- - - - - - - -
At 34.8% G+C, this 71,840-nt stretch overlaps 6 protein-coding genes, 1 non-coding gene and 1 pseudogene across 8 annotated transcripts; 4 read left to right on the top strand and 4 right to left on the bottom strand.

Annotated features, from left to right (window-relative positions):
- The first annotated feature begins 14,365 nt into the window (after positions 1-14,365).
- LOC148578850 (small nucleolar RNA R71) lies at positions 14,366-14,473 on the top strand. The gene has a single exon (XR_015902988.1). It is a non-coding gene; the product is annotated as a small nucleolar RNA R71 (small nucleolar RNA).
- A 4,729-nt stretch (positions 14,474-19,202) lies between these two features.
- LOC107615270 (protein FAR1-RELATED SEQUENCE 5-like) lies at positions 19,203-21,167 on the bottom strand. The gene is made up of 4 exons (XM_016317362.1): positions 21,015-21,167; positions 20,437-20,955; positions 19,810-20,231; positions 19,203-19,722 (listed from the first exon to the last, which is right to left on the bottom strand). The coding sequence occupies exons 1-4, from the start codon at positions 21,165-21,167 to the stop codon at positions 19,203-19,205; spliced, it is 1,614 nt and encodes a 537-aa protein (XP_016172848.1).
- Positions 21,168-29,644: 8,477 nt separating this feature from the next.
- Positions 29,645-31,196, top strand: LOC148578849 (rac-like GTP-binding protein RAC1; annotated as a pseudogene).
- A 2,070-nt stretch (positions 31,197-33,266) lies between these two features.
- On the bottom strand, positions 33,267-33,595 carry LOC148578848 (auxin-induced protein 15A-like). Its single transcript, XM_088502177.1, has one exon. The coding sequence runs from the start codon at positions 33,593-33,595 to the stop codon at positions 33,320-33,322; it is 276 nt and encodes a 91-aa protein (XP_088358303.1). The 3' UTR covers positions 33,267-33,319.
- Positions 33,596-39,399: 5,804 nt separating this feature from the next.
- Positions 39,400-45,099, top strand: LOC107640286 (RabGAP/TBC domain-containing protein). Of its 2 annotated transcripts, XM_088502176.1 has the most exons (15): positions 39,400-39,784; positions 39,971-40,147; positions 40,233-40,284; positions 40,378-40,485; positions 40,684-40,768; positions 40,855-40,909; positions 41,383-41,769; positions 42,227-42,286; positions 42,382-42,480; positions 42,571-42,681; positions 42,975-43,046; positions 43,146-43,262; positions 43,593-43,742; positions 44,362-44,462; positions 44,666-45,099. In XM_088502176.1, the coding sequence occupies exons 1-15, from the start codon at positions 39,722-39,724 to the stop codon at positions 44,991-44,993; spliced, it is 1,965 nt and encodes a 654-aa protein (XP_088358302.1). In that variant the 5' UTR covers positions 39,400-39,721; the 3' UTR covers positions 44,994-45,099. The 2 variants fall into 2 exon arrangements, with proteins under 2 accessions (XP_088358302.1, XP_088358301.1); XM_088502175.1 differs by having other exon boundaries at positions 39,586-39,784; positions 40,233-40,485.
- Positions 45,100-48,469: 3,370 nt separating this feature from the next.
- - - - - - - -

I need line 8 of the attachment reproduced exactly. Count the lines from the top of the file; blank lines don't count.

- Positions 29,645-31,196, top strand: LOC148578849 (rac-like GTP-binding protein RAC1; annotated as a pseudogene).